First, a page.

There is no denial that today we use computers more than ever. Not just one machine, but many times, multiple machines. Personally, I have one family desktop and in my room I have another laptop. In a few months time yet another laptop will be arriving. Therefore, increasingly, one finds it a challenge to manage data across multiple computers. Furthermore, it is common to own a few thumbdrives and harddrives to add to the arsenal of data storage devices.
With so much data accumulated in so many different physical locations, managing and organising them in a central location then becomes an administrative nightmare most will face in time to come. I don't know about you, but I'm facing this issue. This makes data backup very tough because it's hard to account for all the files, i.e. which ones are duplicates, or which are newer versions as they are scattered all over.
But backup, as complex as it seems, is actually quite clear-cut. Or at least, the philosophy behind the management of your documents should be as simple as this: A file only exists when it exists in two or more separate physical locations.
This is the reason for backup. One can only guarantee that a document is truly safe when it exists in another storage device. This is because harddrives do fail, and the more we come into contact with them, the higher the probability that they will malfunction. So always backup your data, and until you do that, none of your data really exists because they can be gone anytime during a crash or virus attack.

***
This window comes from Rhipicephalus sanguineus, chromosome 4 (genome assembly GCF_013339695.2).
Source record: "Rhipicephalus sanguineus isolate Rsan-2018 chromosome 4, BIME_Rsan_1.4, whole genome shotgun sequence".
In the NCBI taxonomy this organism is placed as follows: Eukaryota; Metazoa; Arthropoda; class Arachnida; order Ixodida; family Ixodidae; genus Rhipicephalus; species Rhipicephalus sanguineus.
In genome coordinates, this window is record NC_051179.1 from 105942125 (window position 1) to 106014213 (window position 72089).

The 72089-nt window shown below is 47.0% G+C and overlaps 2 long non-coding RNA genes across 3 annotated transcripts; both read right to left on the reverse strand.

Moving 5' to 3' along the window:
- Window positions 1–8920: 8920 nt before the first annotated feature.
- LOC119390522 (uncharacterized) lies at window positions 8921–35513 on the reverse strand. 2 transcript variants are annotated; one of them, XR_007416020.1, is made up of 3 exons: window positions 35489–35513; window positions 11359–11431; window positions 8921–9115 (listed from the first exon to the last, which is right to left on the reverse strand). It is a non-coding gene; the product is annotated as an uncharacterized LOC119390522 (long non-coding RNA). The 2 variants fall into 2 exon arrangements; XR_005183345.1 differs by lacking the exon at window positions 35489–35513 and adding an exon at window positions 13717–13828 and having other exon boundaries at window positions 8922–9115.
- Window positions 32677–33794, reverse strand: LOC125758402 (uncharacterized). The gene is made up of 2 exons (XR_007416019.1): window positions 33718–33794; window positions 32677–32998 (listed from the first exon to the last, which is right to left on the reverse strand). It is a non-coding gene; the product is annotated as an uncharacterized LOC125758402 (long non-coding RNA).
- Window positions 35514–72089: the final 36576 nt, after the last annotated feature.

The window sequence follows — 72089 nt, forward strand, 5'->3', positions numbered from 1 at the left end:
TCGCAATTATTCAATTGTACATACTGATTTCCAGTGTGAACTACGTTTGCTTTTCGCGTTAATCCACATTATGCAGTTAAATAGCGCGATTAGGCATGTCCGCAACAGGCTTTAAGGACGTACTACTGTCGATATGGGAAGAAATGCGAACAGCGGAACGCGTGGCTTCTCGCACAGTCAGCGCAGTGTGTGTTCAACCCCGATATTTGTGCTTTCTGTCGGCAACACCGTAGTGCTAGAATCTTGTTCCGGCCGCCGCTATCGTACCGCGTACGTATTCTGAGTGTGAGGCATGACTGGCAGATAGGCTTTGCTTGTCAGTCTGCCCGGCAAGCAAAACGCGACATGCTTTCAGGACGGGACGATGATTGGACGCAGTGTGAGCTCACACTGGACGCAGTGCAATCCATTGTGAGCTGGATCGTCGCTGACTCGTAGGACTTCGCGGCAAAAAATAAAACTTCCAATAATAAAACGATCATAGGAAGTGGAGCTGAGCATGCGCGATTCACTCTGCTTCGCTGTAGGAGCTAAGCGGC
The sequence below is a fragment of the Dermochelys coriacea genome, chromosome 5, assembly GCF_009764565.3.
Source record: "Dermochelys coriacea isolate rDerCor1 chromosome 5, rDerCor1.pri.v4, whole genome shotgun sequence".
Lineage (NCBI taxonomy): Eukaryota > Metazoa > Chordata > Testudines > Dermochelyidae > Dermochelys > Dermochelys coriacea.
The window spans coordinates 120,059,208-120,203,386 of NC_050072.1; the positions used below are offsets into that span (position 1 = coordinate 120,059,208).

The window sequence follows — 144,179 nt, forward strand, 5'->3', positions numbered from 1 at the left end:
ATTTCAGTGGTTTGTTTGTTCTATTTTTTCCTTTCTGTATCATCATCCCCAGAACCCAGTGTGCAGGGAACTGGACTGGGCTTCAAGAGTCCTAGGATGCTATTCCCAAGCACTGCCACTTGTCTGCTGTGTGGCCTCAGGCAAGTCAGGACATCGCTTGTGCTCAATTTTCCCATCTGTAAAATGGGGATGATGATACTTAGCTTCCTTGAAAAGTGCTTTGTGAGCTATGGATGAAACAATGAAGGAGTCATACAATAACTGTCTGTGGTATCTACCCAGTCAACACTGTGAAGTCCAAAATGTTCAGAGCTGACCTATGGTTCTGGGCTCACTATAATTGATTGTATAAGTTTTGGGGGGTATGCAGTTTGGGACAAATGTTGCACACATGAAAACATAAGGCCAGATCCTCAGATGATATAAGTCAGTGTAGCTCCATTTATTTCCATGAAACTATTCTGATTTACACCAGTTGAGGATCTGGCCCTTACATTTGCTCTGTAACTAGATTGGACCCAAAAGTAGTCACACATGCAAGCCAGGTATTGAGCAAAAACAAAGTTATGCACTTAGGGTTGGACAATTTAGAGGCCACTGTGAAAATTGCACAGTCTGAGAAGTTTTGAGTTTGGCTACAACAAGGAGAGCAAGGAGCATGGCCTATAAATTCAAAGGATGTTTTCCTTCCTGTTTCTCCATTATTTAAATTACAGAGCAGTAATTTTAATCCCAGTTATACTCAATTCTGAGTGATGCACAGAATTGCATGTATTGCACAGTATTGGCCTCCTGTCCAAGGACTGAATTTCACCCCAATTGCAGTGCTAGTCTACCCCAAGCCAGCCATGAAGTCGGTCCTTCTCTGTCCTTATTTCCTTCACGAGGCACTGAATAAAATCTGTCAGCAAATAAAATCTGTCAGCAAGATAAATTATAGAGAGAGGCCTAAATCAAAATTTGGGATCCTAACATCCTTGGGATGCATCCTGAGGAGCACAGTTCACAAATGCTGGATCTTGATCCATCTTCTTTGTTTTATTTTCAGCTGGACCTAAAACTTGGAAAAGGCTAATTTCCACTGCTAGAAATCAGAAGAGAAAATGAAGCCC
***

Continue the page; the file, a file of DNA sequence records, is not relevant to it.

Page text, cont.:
So how do I ensure everything is foolproof, and that data exists in more than two locations? The strategy is to backup the backup. Get TWO huge harddrives, probably around 500GB. Use one to backup all your data (either manually or using software such as Time Machine), then copy all that exists on that first drive into the second one. In other words, mirror that first drive. Lastly, bring that second drive and store it out of your house (maybe at grandparent's place or at office). You never know when your house will be burned down by fire, or when there will be an earthquake. At least when that happens and your house becomes reduced to rubble, you know that your precious data will still be safe in another location, and that's key.
Another way to bring that data out of your house is to store it up in the cloud. This means uploading stuff to online data storage services such that they are independent of any physical harddrive. It's all stored online in the servers of that company. Examples are Windows Live Skydrive, Amazon's S3 service and Apple's iDisk. Most are paid services however.
In today's digital world, your data is about as precious as your life. All your photos, music, documents, videos ARE what you want to preserve, so do backup today keeping in mind this philosophy. You will feel more secure!